Since Tumblr will for some reason never just let me reblog somebody’s post unless it’s on my dashboard or something…
Taterpie posted about the new Grayson book, and I thought:
It kind of seems like they tossed out everything about who the character was because he has no place in the kind of male power fantasies they’re into now, so they’re looking for a way to make him badass by grabbing onto a different trope.
If they were dealing with the Dick Grayson I grew up with it could really be an interesting story because that guy would be seriously conflicted about lying and manipulating people—and he certainly wasn’t somebody who would particularly like honeytrapping people like the men and women on The Americans do.
Lying to everyone about being dead and causing them that kind of pain is also the type of thing that Bruce would do and Dick would think was a terrible thing to do—I’m pretty sure he even said that in the past. But since New 52 it seems like nobody cares about anybody overmuch so nothing matters, tbh.
So, you know, Matthew Weiner says how this season’s all about the consequences of actions and choices. But the problem is, I feel like the only reason they took those actions and made those choices was so that MW could have suffer these consequences. So it doesn’t feel very organic.
I think that’s why these people can manage to be really eloquent and determined about getting themselves into trouble, but not to get themselves out.
I just wanted to say something in response to a thing I keep hearing about the HIMYM finale in defense of it. (Btw, if you liked it, that’s cool and you enjoy that.) But this is the thing I keep reading:
SPOILERS TO FOLLOW, OBVIOUSLY
"The finale we got was perfect and right because it wasn’t the fairy tale ending. Real life is messy—it’s not a fairy tale! This ending showed that and that’s beautiful!"
I just feel the need to break that down a little bit. Fairy tales tend to be associated with magical intervention in service of making sure the hero gets kind of improbably rewarded and validated, right? So according to this theory, if you’re a healthy guy in your 30s and…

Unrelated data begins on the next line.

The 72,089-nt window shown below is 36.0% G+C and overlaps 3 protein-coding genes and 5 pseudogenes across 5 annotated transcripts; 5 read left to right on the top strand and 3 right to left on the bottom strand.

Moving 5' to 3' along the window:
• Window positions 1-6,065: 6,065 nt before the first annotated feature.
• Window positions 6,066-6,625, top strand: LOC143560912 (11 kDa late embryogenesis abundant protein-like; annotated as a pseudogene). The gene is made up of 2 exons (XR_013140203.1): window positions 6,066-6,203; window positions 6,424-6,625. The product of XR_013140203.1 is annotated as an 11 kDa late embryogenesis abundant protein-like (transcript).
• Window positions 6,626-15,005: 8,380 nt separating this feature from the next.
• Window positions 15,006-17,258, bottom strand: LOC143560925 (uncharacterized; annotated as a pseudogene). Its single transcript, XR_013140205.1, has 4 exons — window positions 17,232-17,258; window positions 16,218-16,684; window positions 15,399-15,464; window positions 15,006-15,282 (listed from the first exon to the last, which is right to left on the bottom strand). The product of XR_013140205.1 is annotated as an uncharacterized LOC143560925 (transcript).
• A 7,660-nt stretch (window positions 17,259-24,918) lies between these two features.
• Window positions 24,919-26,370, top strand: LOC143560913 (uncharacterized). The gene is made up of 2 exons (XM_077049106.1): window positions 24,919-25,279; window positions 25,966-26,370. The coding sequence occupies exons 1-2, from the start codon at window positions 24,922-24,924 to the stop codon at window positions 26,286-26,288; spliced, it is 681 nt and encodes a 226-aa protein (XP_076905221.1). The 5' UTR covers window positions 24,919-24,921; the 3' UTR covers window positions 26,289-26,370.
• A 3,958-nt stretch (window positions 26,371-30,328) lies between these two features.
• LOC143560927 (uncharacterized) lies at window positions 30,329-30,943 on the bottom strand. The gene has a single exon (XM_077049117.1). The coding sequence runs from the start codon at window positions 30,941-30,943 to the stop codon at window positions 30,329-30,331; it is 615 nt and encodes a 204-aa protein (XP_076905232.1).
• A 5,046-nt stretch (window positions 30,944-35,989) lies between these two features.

You meet a healthy young woman with whom you have a lot in common. You fall in love and quickly have two kids whose high school graduations you both live long enough to see.
That a fairy tale. Never happen in the real world. Stop dreaming!
However, if you’re the same guy and…
You fall in love at first sight with beautiful woman who rejects you because you want different things and she doesn’t love you. Then she comes to regret it and realize that you were her chance at happiness! So some day in the future she’ll be grateful for the big romantic gesture she once didn’t go for and it will work the way it never did before. Also she still looks mostly the same.
That’s the gritty, realistic ending. No wish-fulfillment there at all.
In short, just saying lots of time passed and life stuff happened in the finale doesn’t make it the Six Feet Under finale montage.
Various job-related issues aside, a question worth considering… are Philip and Elizabeth good parents?
If you can ignore the whole fact that their life is a dangerous lie that pulls the kids into it—which I can ignore to discuss their everyday interactions—yes. And the kids’ development seems to show that. There are plenty of people who had kids under much better circumstances and don’t try as hard—and people who also bring kids into less than ideal situations.
While I do sincerely feel for the distress the HIMYM fandom is going through right now…
..It is a little more than satisfying to know that those of us in the Dexter fandom are now not the only ones who had to experience a shit ending to a beloved series.
Some of us were in both!
Though luckily I was only a casual viewer of HIMYM so Dexter still reigns supreme there.